Parrish v. Ball et al

Filing 43

MEMORANDUM OPINION AND ORDER GRANTING 31 Defendant's Motion for Summary Judgment with regard to Separate Defendant Hot Spring County Sheriff's Department, Separate Defendant Hot Spring County, and Separate Defendant Sheriff Ball in his individually capacity; and DENIED with regard to Separate Defendant Sheriff Ball in his official capacity. Signed by Honorable Robert T. Dawson on February 5, 2008. (dmc)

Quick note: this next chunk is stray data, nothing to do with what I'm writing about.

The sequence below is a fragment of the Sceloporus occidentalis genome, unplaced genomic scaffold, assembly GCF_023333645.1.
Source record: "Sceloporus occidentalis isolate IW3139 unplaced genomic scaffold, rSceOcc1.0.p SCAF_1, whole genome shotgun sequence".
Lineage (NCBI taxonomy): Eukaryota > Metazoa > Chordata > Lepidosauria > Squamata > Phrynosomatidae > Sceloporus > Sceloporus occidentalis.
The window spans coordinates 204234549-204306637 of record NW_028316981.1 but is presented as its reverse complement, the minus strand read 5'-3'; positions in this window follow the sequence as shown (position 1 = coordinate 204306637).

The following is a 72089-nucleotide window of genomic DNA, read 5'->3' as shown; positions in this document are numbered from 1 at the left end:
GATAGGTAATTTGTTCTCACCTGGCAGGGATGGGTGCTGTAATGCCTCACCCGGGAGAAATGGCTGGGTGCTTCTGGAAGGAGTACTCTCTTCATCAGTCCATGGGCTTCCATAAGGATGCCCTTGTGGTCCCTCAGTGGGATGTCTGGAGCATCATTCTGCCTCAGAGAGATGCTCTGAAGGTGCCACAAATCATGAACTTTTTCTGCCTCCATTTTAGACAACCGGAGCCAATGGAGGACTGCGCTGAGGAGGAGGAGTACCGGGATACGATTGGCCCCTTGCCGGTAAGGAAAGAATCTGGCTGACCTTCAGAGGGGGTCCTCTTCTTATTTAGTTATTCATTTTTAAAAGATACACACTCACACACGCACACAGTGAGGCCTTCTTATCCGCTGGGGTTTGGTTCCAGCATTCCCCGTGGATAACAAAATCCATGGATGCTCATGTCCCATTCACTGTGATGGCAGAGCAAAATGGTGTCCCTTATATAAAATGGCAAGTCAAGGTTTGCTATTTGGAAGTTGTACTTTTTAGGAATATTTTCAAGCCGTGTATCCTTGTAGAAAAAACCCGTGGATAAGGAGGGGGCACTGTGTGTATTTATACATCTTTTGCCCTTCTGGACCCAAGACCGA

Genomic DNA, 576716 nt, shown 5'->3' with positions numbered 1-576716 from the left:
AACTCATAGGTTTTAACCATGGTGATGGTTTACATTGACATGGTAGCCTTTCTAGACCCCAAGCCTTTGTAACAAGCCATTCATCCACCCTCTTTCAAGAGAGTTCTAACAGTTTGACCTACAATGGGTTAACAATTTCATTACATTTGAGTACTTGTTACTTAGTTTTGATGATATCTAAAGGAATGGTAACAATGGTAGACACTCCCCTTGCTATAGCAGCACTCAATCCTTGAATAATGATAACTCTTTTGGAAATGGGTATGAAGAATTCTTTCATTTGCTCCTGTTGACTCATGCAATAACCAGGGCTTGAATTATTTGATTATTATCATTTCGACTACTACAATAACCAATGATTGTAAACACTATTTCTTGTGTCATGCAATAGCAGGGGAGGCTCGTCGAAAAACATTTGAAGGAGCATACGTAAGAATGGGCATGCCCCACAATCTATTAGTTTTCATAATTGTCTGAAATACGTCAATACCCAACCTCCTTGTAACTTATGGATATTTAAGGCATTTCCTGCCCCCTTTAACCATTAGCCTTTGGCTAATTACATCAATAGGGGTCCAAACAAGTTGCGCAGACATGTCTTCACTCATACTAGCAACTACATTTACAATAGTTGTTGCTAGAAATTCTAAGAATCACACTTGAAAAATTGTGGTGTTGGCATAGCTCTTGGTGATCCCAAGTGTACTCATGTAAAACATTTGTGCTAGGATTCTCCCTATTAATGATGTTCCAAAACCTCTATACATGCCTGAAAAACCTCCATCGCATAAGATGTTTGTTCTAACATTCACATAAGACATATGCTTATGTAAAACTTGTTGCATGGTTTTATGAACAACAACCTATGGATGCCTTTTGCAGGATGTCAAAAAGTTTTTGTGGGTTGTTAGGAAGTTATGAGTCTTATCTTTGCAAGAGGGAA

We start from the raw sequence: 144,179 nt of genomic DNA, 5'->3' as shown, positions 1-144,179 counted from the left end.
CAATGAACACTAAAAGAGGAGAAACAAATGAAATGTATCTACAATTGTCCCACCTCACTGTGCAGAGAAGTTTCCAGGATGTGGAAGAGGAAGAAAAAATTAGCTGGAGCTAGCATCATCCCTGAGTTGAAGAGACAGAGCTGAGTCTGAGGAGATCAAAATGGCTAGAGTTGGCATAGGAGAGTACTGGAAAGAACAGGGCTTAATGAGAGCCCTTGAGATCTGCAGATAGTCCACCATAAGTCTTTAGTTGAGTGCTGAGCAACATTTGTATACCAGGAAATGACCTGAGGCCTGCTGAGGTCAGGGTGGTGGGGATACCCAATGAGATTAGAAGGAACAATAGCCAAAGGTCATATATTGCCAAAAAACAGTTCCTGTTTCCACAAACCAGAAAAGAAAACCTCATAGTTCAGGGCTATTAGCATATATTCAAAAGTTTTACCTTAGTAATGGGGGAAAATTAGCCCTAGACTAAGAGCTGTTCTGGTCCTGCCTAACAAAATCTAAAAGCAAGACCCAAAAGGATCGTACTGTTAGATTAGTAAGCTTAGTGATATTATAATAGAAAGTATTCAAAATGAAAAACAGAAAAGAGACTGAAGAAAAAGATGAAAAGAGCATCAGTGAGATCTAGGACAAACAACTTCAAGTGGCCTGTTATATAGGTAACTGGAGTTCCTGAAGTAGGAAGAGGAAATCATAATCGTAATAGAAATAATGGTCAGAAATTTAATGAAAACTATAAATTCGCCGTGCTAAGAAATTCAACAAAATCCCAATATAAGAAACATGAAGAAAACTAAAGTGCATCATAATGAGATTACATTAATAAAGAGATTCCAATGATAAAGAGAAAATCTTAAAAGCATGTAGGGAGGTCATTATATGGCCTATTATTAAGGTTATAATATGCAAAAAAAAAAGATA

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Parrish v. Ball et al Doc. 43 IN THE UNITED STATES DISTRICT COURT WESTERN DISTRICT OF ARKANSAS HOT SPRINGS DIVISION SUMMER PARRISH v. Case No. 06-6024 PLAINTIFF HOT SPRING COUNTY; SHERIFF RON BALL, individually and in his official capacity as Sheriff of Hot Spring County, Arkansas; JOSEPH STEPHEN FITE, individually and in his official capacity as an officer for Hot Spring County Sheriff's Department; and HOT SPRING COUNTY SHERIFF'S DEPARTMENT MEMORANDUM OPINION AND ORDER DEFENDANTS On September 26, 2007, Plaintiff filed a Second Amended Complaint (Doc. 27) alleging violations of her civil rights including the unlawful search and seizure of her person, invasion of her privacy, and violation of her due process of law as guaranteed by the First, Fourth, and Fifth Amendments to the United States Constitution. Specifically, the Plaintiff alleges that on June 11, 2003, Separate Defendant, Joseph Stephen Fite ("Deputy Fite"), a former deputy, violated her rights when he sexually assaulted her during an arrest and that the Separate Defendants, Sheriff Ron Ball ("Sheriff Ball"), Hot Spring County and Hot Spring County Sheriff's Department ("Sheriff's Department"), violated her rights by hiring Deputy Fite and failing to train and supervise Deputy Fite and other employees of the Hot Spring Sheriff's Department. On December 14, 2007, Separate Defendants Sheriff Ron Ball, AO72A (Rev. 8/82) Hot Spring County Sheriff's Department, and Hot Spring County filed a Motion for Summary Judgment (Doc. 31), which is currently pending before the Court, contending that Separate Defendant Hot Spring County Sheriff's Department is not an entity capable of being sued, the claim against Separate Defendant Hot Spring County is redundant, the Plaintiff's claims fail as a matter of law and Separate Defendant Sheriff Ball is entitled to Qualified Immunity. For the reasons set forth herein, the Defendants' motion is GRANTED in part and DENIED in part. A. Background Separate Defendant Sheriff Ball was elected Sheriff of Hot Spring County, Arkansas and began the first of three two-year terms on January 1, 2001. (Exhibit A, p.5) Sheriff Ball was the final authority for the management and control of the Sheriff's Department, and was responsible for the hiring, training, and supervision of employees of the Sheriff's Department. Separate Defendant, Deputy Fite, applied for the position of jailer with the Sheriff's Department on December 3, 2002. On his application for employment, Deputy Fite failed to include any information about his arrest and subsequent charge in 1995 with Criminal Trespass and Terroristic Threatening. However, an FBI criminal history report obtained by Sheriff Ball, prior to hiring Deputy Fite, listed this arrest. Deputy Fite failed to 2 AO72A (Rev. 8/82) disclose his termination from a previous Amended Complaint, par. 7) employer. (Second Sheriff Ball hired Deputy Fite Deputy Fite without performing any background investigation. worked full-time as a jailer from December 26, 2002, until March 14, 2003, when he was transferred from the jail to patrol. Defendant Fite was instructed to accompany Deputy Bobby Hubbard ("Deputy Hubbard"), the deputy he was replacing, for two days before assuming duties as a patrol deputy. There was no other Deputy Fite was training. (Second Amended Complaint, par. 8) never certified as a law enforcement officer by the Arkansas Law Enforcement Standards, never administered a physical or psychological examination, never required to take an oath of office, and his status as a patrol deputy was never filed with Arkansas Law Enforcement Standards, as required within ten days of becoming a patrol deputy. Deputy Fite was allowed to transition from the position of jailer to that of a patrol deputy with nothing more than two days in the patrol car of Deputy Hubbard as training. On or about January 14, 2003, Jason Farr ("Jailer Farr") was hired as a jailer for the Sheriff's Department. Deputy Fite and Jailer Farr worked together for some two months, prior to Deputy Fite being transferred to patrol. On or about May 7, 2001, Sheriff Ball hired Brian Bailey ("Corporal Bailey") to work for the Sheriff's Department. When Bailey was hired, he 3 AO72A (Rev. 8/82) was a Certified Law Enforcement Officer. On August 17, 2001, Sheriff Ball promoted Bailey to the position of Corporal of the Sheriff's Department. (Second Amended Complaint, par. 9 and 10) Prior to June 2003, Deputy Fite applied for and accepted a position with the Arkansas Department of Corrections. In a letter of resignation by Deputy Fite, he indicated that his last day of employment with the Sheriff's Department would be June 13, 2003. (Second Amended Complaint, par. 11) In June 2003, the Plaintiff was employed as a clerk for JMart Store in Malvern, Arkansas. the store on occasions. Deputy Fite would patronize In early June 2003, the Plaintiff asked Deputy Fite for advice about obtaining a restraining order against her husband. Deputy Fite informed Plaintiff of the Deputy Fite later procedure for obtaining a retraining order. telephoned the Plaintiff and advised her that the paperwork for the restraining order was with the Judge who would need to sign it. Deputy Fite then asked the Plaintiff if she would have Deputy Fite was later outstanding warrants for dinner with him and she declined. informed that the Plaintiff had misdemeanor violations, including hot checks and no insurance. (Second Amended Complaint, par. 12) On June 11, 2003, Deputy Fite confirmed the warrants and arrested the Plaintiff at the JMart. According to the Plaintiff, Deputy Fite told her on the way to the jail that she would not have gotten into this mess if 4 AO72A (Rev. 8/82) she had agreed to have dinner with him. Deputy Fite also told the Plaintiff that he could talk to the Judge and get the charges dropped if she would just go out with him. (Second Amended Complaint, par. 12) At the jail, Deputy Fite placed Plaintiff in a room in the jail area near the elevator ("elevator room"). Deputy Fite then went to the room equipped with the video and audio monitoring devices and informed Jailer Farr that he was going to cause the Plaintiff to expose her breasts to him, in lieu of paying the warrant fee. Jailer Farr turned the volume up on his monitor in order to hear the conversation between Deputy Fite and the Plaintiff and attempted to watch on video but was unable to see Plaintiff on the monitor. Jailer Farr told investigators that he heard Deputy Fite proposition the Plaintiff, but could not see her on the video. While Deputy Fite filled out his paperwork, the Plaintiff asked to use the restroom. Deputy Fite accompanied the Plaintiff to an elevator, which they rode down to the restrooms. According to the Plaintiff, Deputy Fite hugged her in the elevator and told her that everything was going to be okay. The Plaintiff told Deputy Fite that she did The Plaintiff alleges Deputy Fite The Plaintiff not think it was very funny. then teased her about being searched for drugs. responded that she couldn't understand why she would be searched for drugs since she was not arrested for drugs and that a female 5 AO72A (Rev. 8/82) officer would have to do search her. The Plaintiff contends that Deputy Fite replied "Yes, but I get to watch." (Second Amended Complaint, par. 13 and 14) After returning to the elevator room, the Plaintiff was fingerprinted and given an orange uniform to wear. Plaintiff put the orange uniform shirt over her the shirt she was wearing. Deputy Fite informed Plaintiff that she would not have to pay the fines before being released if she would expose her breasts to him. When Plaintiff did not respond, Deputy Fite told her Ultimately, that she needed to hurry up and make up her mind. Plaintiff lifted her shirt and exposed her breasts to Deputy Fite, in lieu of paying approximately $800 in costs and going to jail. While she had her shirt lifted, Deputy Fite touched her Plaintiff immediately pulled her shirt breast with his hand. down. Deputy Fite then informed Plaintiff that she would not have to pay the $100 warrant fee if she would pull down her pants and expose her privates to him. The Plaintiff told Deputy Deputy Fite Deputy Fite that she would rather pay the warrant fee. then left the room to retrieve the Plaintiff's purse. Fite drove the Plaintiff back to her place of employment. (Second Amended Complaint, par. 13 and 14) After completing his As he shift, Deputy Fite went to the home of Corporal Bailey. and Corporal Bailey drank beer, Deputy Fite told Corporal Bailey about what he had caused the Plaintiff to do at the jail. 6 AO72A (Rev. 8/82) Initially, Corporal Bailey did not believe Deputy Fite. However, the next day, Corporal Bailey discussed the matter with Jailer Farr and determined that it had in fact occurred. According to Jailer Farr, Corporal Bailey stated to him, "F*** it, Fite is gone anyway." (Second Amended Complaint, par. 15) Deputy Fite's last day with the Sheriff's Department was June 11, 2003. He started with the Arkansas Department of Deputy Fite was thereafter Corrections on June 13, 2003. charged with Sexual Assault in the Second Degree, a class C felony, against the Plaintiff. Deputy Fite pleaded guilty, pursuant to a plea agreement, and was sentenced to sixty months of probation. At some point prior to June 19, 2003, Chief Deputy Lee Motes learned that the Arkansas State Police was conducting allegations an investigation by of Deputy As a Fite concerning an the made Plaintiff. result, internal investigation was conducted by the Sheriff's Department. During interviews, allegations Jailer made Farr the and Corporal Bailey The confirmed the by Plaintiff. internal affairs investigators recommended that both Jailer Farr and Corporal Bailey be terminated for initially not disclosing certain details, for failing to report the incident, and for not making any attempts to prevent the misconduct of Deputy Fite. Sheriff Ball reduced that recommendation to a However, four day suspension and a ninety day probationary period. (Second Amended 7 AO72A (Rev. 8/82) Complaint, par. 16 and 17) B. Standard of Review Summary judgment is appropriate only where there is no genuine issue of material fact and the moving party is entitled to judgment as a matter of law. Fed. R. Civ. P. 56(c). The burden of proof is on the moving party to set forth the basis of its motion. Celotex Corp. v. Catrett, 477 U.S. 317 (1986). The Court must view all facts and inferences in the light most favorable to the nonmoving party. Matsushita Elec. Indus. Co. "The non-moving party, v. Zenith Radio, 475 U.S. 574 (1986). however, must still `present evidence sufficiently supporting the disputed material facts that a reasonable jury could return a verdict in [their] favor.'" Pope v. ESA Services, Inc., 406 F.3d 1001, 1003-4 (8th Cir. 2005) (quoting Gregory v. City of Rogers, Ark., 976 F.2d 1006, 1010 (8th Cir. 1992)). Summary judgment is appropriate where a plaintiff fails to present evidence sufficient to create a jury question as to an essential element of his claim. Turner v. Honeywell Fed. Manuf. & Tech., 336 F.3d 716, (8th Cir. 2003). C. Analysis Defendants contend that the Hot Spring County Sheriff's Department is not an entity capable of being sued and should be dismissed from this suit. The Eighth Circuit has held that dismissal of a police department is proper in a 1983 action 8 AO72A (Rev. 8/82) because a police department is only a "subdivision of the City" and, therefore, not a "jurisdictional [entity] suable as such." Ketchum v. City of West Memphis, 974 F.2d 81, 82 (8th Cir. 1992). This Court agrees and the claim against Separate Defendant Hot Spring County Sheriff's Department is dismissed. Additionally, Defendants request that the claim against Separate Defendant Hot Spring County be dismissed because it is redundant to maintain the suit against Sheriff Ball, a county official in his official capacity, and also the municipality. A suit against an individual in his official capacity is tantamount to a suit against the county, itself. 159 (1985). Kentucky v. Graham, 473 U.S. Therefore, the claim against Separate Defendant Hot Spring County is dismissed, leaving only Separate Defendants Sheriff Ball and Deputy Fite. Defendants next contend that there has been no constitutional violation by Sheriff Ball or Hot Spring County, and therefore, the official capacity claim against Sheriff Ball and the claim against Hot Spring County should be dismissed. Specifically, Defendants contend that official capacity liability occurs only when a constitutional injury is caused by a government's policy or custom and that no custom or policy has been shown in this matter to justify such a claim. A county may be sued directly under 42 U.S.C. 1983, or through official capacity claims, only where "the action that is alleged to be 9 AO72A (Rev. 8/82) unconstitutional implements or executes a policy statement, ordinance, regulation, or decision officially adopted and promulgated by [the county's] officers." Kuha v. City of When the Minnetonka, 365 F.3d 590, 603-604 (8th Cir. 2003). execution of a government's policy or custom, whether made by its lawmakers or by those whose edicts or acts may fairly be said to represent official policy, inflicts the injury that the government as an entity is responsible under 1983. Monell v. Department of Social Services of City of New York, 436 U.S. 658, 678-79 (1978). A "custom or usage" may be demonstrated by a showing of: (1) the existence of a continuing, widespread, persistent pattern of unconstitutional misconduct by the governmental entity's employees; (2) deliberate indifference to or tacit authorization of such conduct by the governmental entity's policymaking officials; and (3) injury to the Plaintiffs by acts pursuant to the governmental entity's custom. In evaluating the "custom" of the entity, a court does not restrict its inquiry to the written policy. Ohio v. Harris, 489 U.S. 378, 386-87 (1989). City of Canton, It is the policy Id. applied, not the policy written, that must be scrutinized. Plaintiff clearly had a constitutional right to be protected and free from the assault and treatment described in the Second Amended Complaint (Doc. 27) and Plaintiff's Brief in Support of her Response to Motion for Summary Judgment (Doc. 10 AO72A (Rev. 8/82) 38). Plaintiff argues that the negligent hiring, training and supervision of Deputy Fite constituted a custom or policy of the Sheriff's Department which was the moving force behind the violation of Plaintiff's constitutional rights. Plaintiff cites other decisions made by Sheriff Ball in an effort to demonstrate that Sheriff Ball acted with deliberate indifference in the hiring, training, and supervising of Deputy Fite and the other employees of the Sheriff's Department. Separate Defendant Sheriff Ball may be held liable under 1983 if he directly participated in the misconduct or if he failed to properly supervise or train Separate Defendant Deputy Fite. v. Fowler, 98 F.3d 1069, 1078 (8th Cir. 1996). See Andrews The standard is whether Sheriff Ball was deliberately indifferent to or tacitly authorized the improper conduct. Id. The facts alleged in this case demonstrate that Separate Defendant Sheriff Ball was aware that Deputy Fite made misrepresentations on his employment application, and had been previously arrested and charged with a criminal offense. Moreover, Sheriff Ball hired Deputy Fite after conducting only a minimal background investigation, administering a physical or psychological exam, or checking his employment references. Sheriff Ball then transferred Deputy Fite from a position as a jailer to a patrol deputy after three months of employment. Sheriff Ball instructed Deputy Fite to complete two days of 11 AO72A (Rev. 8/82) training with a fellow deputy as his only training for this new position. Sheriff Ball failed to file the proper paperwork, as required, to put the Arkansas Commission on Law Enforcement Standards on notice that Deputy Fite was performing law enforcement actions. After learning of the misconduct, Sheriff Sheriff's Department internal affairs Ball chose to ignore the investigators' recommendations that Jailer Farr and Corporal Bailey be terminated for their conduct with regard to the incident. Plaintiff alleges that the incident of June 11, 2003, was a direct result of of the negligent of the hiring, training and supervision the employees Sheriff's Department. Although, there was a policy and procedure manual at the jail, Deputy Fite doesn't recall reading it or being asked to read it. The Defendants have not brought to the Court's attention any additional training given to Deputy Fite before or during his time as a patrol deputy. This evidence could indicate that Sheriff Ball was deliberately indifferent to the known risk of employing a deputy that misrepresented his criminal history, placing a deputy in a position to act as a law enforcement officer without proper training or certification, and not properly supervising the employees of the Sheriff's Department. Therefore, we find that questions of fact exist which preclude summary judgment, including but not limited to, whether Sheriff 12 AO72A (Rev. 8/82) Ball acted with deliberate indifference in the hiring, training and supervising of Deputy Fite, and whether that indifference resulted in the violation of the Plaintiff's constitutional rights. Finally, Separate Defendant Sheriff Ball contends that the doctrine of qualified immunity shields him from individual A law enforcement officer is entitled to qualified liability for Plaintiff's claims. sued in his individual capacity immunity unless he violated a clearly established right of which a reasonable person would have known. U.S. 800, 818-19 (1982). Harlow v. Fitzgerald, 457 The qualified immunity standard gives ample room for mistaken judgments by protecting all but the plainly incompetent or those who knowingly violate the law. Hunter v. Bryant, 502 U.S. 224, 229 (1991). Separate liability Defendant under Sheriff Ball of is immune We find that the from individual The the doctrine qualified immunity. Plaintiff has not alleged that Sheriff Ball had any personal involvement with her arrest, detention, or any of the misconduct of any of the employees at the jail on June 11, 2003, or thereafter. There is no indication that Sheriff Ball was aware Sheriff of or attempted to ratify the actions of Deputy Fite. Ball did not attempt to interfere or cover-up the allegations and investigation of misconduct by his employees. The Plaintiff cites Parrish v. Luckie, 963 F.2d 201 (8th Cir. 1992), to 13 AO72A (Rev. 8/82) demonstrate that Sheriff Ball violated a clearly established law. In Parrish, the Court upheld a judgment against the former North Little Rock police chief in his official capacity for criminal acts of rape by a patrolman in the course of his duties as a police officer. In Parrish, the police chief was found to have been aware of the allegations made against the police officer and made efforts to cover-up the crime and dissuade the victim from filing a complaint. Sheriff Separate Ball in this case. There was no such conduct by we find from that the Accordingly, Ball is Defendant Sheriff immune individual liability pursuant to the doctrine of qualified immunity. D. Conclusion For these reasons, the Defendants' Motion for Summary Judgment (Doc. 31) is GRANTED with regard to Separate Defendant Hot Spring County Sheriff's Department, Separate Defendant Hot Spring County, and Separate and Defendant with Sheriff regard Ball to in his individual capacity, DENIED Separate Defendant Sheriff Ball in his official capacity. Accordingly, this case will proceed to trial as scheduled on February 25, 2008, against Separate Defendants Joseph Fite, individually and in his official capacity, and Sheriff Ron Ball, in his official capacity. IT IS SO ORDERED this 5th day of February, 2008. /s/ Robert T. Dawson Robert T. Dawson United States District Judge 14 AO72A (Rev. 8/82) 15 AO72A (Rev. 8/82)